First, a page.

State appeals court judges have ruled that an East End sand mining company can no longer process yard waste and construction debris at its Bridgehampton mine.

The 50-acre Sand Land mine has been the target of criticism by neighbors and environmental groups who say the materials processed there could contaminate groundwater.

The March 30 decision by the Appellate Division of the state Supreme Court upheld a 2012 ruling by Southampton Town’s Zoning Board of Appeals that processing waste and debris was not a permitted use at the mine.

The 4-0 appeals court decision reversed a 2014 state Supreme Court ruling against the town in the case. It represents another setback for Sand Land’s owner, Wainscott Sand & Gravel Corp., which last year was denied permission by state regulators to expand the mine amid pushback from neighbors and environmentalists.

David Eagan, the East Hampton attorney representing the mine’s owners, said in a statement that the company was disappointed in the ruling and would appeal. He added that the company “remains deeply concerned regarding the impact of the court’s decision on the South Fork’s vital landscaping and contracting businesses” that dispose of trees, concrete and other materials at the mine.

Sand Land sits within one of Long Island’s nine state-designated Special Groundwater Protection Areas. A January report by Suffolk County health officials found that compost facilities appear to cause contaminants to leach into groundwater and should be more tightly regulated by the state.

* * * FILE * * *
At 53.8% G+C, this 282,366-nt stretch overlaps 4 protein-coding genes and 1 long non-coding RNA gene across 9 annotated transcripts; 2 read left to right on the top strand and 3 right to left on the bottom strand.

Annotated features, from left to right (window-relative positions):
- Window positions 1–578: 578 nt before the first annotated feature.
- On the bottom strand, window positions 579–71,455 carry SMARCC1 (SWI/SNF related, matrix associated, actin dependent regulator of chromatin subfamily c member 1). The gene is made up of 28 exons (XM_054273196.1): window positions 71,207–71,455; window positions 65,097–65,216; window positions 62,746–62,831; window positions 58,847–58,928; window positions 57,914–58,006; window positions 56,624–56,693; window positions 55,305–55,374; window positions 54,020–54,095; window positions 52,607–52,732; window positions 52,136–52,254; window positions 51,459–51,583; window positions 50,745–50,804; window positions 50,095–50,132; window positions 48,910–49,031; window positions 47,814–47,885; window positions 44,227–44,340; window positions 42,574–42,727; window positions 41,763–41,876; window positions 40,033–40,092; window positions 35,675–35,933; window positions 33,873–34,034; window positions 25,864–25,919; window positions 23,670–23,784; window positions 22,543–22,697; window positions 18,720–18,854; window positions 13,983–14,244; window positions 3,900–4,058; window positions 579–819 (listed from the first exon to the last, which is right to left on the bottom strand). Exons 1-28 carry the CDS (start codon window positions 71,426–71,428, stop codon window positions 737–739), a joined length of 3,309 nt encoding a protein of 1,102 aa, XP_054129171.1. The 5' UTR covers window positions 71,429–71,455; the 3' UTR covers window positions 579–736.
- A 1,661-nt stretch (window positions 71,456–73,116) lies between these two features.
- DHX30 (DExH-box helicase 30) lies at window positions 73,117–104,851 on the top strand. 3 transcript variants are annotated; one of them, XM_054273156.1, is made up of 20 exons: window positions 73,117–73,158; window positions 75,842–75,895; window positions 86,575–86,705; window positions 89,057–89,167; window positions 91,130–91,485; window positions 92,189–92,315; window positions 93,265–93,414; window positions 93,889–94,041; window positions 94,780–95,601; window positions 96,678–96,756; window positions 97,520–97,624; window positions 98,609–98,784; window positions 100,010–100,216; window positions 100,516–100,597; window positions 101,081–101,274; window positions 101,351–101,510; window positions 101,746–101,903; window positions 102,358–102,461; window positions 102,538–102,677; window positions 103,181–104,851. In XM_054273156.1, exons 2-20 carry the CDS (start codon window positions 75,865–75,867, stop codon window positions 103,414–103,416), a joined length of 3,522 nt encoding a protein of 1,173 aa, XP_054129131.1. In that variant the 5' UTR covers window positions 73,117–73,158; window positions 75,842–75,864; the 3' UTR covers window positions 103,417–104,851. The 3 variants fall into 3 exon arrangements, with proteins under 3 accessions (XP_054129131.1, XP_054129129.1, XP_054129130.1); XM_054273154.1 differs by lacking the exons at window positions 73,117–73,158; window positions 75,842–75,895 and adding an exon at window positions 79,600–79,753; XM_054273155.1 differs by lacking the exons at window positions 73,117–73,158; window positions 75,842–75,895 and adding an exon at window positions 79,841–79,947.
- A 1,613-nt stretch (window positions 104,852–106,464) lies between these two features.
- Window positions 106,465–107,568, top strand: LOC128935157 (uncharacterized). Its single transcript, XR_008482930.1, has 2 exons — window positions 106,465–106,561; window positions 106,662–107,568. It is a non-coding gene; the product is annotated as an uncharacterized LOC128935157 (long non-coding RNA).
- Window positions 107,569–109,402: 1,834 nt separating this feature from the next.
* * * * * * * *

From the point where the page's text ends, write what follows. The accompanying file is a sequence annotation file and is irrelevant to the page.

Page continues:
Adrienne Esposito, executive director of the nonprofit Citizens Campaign for the Environment, celebrated the decision this week and said state officials should feel emboldened to crack down on similar activities at other Long Island sand mines.

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Esposito has criticized the state Department of Environmental Conservation for allowing mines to operate as “solid waste management facilities” and said she is seeking a meeting with the DEC commissioner in Albany over the Sand Land decision.

“The DEC needs to act like the regulator, and the town needs to enforce the law,” she said. “It’s been a five-year battle with the town and the DEC standing still and doing nothing, and those days have to be over.”

Sean Mahar, a DEC spokesman, said in a statement that the department “aggressively enforces our current regulations” that allow the processing of trees, concrete and other materials at sand mines “and has taken dozens of actions resulting in millions of dollars in violations.” The DEC has also proposed new regulations to strengthen its authority over mulch facilities, he said.

Southampton Town Supervisor Jay Schneiderman praised the town attorney’s office for winning the appeal, but said it has caused concern among landscapers who have relied on the mine for disposing vegetation.

“There’s clearly a need to process yard waste,” Schneiderman said, adding that he is trying to find ways to expand the capacity of the town’s three disposal sites to accommodate the waste.